It was during the American War in the southeast Asian nation of Vietnam in the 1960s-70s that Pilger, a newspaper reporter and editor up until then, first made a name for himself at the international level. On the ground in Vietnam, many Yankee soldiers were rebelling against their senior officers in moral opposition to the war, yet no U.S. war correspondent dared to expose that truth. Pilger did. His first documentary film for television, titled The Quiet Mutiny and broadcast in 1970 by the UK-based Granada Television franchise, broke open America’s dirty little secret in Vietnam — much to the chagrin of the Pentagon and the U.S. and British corporate media powers-that-be.

Pilger would recall years later that his first foray into TV journalism, “far from being anti-American, had shown only sympathy for the despair of young GIs caught up in a hopeless war. When I flew to New York and showed it to Mike Wallace, the star reporter of CBS’s 60 Minutes, he agreed. ‘Real shame we can’t show it here’ [in the USA], he said. This fear and loathing came as a surprise to me. I was a newspaper journalist naïve in the ways of television, especially the lengths to which established power went to control it.”

Pilger lived and worked for a spell in the United States, reporting on the issues of the day from right within the belly of the beast. He released a trilogy of British TV documentary films made in the U.S., concluding with The Street of Joy on how the advertising and marketing techniques of Madison Avenue and Wall Street were being used to sell household products as well as American presidents (a nobody candidate by the name of Jimmy Carter, in this case). Pilger ended the hard-hitting trilogy on American capitalism with this zinger, cutting through all the crap as it were: “A billion dollars is actually the amount of money that Americans are expected to spend on freshened, pre-moisturized toilet tissue and on the [1976] presidential campaign. Need I say that both products — pre-moisturized toilet tissue and some politicians — have those two magic ingredients: believability and flushability.” Ouch!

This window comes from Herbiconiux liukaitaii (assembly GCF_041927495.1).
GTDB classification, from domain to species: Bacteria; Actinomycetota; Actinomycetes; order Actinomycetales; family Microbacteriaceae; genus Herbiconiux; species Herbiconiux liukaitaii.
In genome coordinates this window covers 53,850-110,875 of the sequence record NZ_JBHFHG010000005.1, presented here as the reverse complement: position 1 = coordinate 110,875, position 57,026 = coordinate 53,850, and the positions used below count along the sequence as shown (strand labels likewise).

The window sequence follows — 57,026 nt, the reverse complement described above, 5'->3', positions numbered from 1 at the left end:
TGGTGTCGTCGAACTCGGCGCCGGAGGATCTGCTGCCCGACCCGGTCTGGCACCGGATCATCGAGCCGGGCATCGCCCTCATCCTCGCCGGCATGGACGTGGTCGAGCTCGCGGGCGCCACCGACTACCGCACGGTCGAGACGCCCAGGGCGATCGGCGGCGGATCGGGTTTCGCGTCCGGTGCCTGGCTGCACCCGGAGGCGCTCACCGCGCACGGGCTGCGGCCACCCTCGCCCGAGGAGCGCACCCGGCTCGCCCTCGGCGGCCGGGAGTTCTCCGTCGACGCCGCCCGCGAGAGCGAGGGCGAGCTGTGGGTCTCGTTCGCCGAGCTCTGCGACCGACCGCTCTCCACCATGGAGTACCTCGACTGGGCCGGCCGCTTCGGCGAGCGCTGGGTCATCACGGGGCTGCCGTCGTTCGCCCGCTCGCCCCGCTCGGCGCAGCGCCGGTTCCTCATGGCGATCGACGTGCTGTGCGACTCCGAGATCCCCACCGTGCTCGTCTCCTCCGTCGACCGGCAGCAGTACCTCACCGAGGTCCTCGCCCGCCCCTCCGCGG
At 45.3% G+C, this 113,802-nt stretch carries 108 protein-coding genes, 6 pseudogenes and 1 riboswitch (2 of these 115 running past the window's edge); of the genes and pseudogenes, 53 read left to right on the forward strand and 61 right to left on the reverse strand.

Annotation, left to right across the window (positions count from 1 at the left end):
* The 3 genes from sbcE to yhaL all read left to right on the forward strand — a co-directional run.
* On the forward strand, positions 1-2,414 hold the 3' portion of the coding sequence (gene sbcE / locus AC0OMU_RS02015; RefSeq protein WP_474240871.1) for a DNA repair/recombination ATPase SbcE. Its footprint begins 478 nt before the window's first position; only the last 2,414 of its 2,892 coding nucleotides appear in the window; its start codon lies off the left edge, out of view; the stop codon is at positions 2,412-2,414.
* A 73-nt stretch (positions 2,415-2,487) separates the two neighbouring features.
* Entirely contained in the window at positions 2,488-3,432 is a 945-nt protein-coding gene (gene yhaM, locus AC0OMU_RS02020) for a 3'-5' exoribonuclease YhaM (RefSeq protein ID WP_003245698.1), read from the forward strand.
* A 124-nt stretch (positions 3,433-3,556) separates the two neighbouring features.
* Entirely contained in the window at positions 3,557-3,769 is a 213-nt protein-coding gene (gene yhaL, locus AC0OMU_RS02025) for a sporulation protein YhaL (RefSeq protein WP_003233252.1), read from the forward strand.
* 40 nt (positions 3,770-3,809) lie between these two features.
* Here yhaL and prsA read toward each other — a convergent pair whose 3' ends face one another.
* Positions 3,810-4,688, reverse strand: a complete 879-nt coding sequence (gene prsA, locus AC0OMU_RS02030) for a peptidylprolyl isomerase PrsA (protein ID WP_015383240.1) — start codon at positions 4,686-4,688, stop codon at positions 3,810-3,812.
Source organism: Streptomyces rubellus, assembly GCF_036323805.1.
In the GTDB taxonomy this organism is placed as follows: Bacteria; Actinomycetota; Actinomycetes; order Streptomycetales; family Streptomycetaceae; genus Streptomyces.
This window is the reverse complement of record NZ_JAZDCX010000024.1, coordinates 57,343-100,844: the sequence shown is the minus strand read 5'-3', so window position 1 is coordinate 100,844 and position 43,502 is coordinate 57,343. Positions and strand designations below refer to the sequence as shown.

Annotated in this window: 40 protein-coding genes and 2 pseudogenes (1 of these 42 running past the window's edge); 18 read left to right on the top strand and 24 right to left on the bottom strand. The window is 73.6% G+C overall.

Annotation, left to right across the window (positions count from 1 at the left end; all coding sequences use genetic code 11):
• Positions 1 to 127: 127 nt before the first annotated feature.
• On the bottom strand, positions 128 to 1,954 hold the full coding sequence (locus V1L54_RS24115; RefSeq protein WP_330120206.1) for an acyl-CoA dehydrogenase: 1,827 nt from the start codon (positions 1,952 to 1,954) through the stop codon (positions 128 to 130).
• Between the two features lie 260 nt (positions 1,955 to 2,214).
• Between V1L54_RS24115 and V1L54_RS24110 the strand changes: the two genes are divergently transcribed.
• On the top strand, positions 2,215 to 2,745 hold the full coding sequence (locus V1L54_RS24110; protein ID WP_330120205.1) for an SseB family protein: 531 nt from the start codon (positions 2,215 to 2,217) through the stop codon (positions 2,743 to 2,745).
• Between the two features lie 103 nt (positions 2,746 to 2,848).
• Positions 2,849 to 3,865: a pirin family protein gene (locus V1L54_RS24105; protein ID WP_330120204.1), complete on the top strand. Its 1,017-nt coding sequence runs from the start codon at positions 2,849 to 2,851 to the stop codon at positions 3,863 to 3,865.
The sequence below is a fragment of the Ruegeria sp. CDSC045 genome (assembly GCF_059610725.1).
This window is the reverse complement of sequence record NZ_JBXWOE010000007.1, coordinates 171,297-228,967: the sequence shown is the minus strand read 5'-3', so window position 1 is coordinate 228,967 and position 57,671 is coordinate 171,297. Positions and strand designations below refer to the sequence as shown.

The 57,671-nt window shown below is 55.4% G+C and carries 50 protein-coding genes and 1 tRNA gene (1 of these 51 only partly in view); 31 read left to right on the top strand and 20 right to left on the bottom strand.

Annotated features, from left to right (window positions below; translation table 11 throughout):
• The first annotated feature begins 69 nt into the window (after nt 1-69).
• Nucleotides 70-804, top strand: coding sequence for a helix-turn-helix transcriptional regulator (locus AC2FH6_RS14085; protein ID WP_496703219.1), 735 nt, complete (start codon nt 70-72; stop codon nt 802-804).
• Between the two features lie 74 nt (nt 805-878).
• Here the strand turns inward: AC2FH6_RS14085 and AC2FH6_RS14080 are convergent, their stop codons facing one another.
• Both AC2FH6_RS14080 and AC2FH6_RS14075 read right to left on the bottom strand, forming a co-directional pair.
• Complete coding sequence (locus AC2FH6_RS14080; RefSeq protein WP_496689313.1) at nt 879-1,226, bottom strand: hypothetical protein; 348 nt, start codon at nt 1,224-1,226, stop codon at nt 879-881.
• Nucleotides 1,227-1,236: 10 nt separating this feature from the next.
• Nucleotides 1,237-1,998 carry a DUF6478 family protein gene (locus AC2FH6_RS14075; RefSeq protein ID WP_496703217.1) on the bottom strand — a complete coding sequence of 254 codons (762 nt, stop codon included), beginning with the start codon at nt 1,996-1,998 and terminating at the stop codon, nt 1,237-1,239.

Not even the revered South African leader Nelson Mandela was safe from Pilger’s incisive questioning. Check out the finger-wagging admonishment Mandela gave Pilger in his 1998 TV documentary Apartheid Did Not Die. As highly as many of us hold Mandela in esteem, we have to acknowledge that Pilger (who was once “banned” by the white South African apartheid government from reporting in the country) was on the mark in his tough questioning of Mandela about South Africa’s economic policies after apartheid. Some of Mandela’s closest confidants in the Black liberation struggle would, in fact, publicly agree in later years with that very same criticism: that in a quest to gain political freedom from apartheid, Mandela and his political party, the African National Congress (ANC), had allowed the white-dominated economy of South Africa to remain virtually intact after apartheid.

Then came September 11, 2001 in the United States and a newly proclaimed “war on terror” by the boy-emperor in charge, George W. Bush. Following the illegal American invasions of Afghanistan and Iraq, Pilger responded with his TV documentary Breaking the Silence: Truth and Lies in the War on Terror.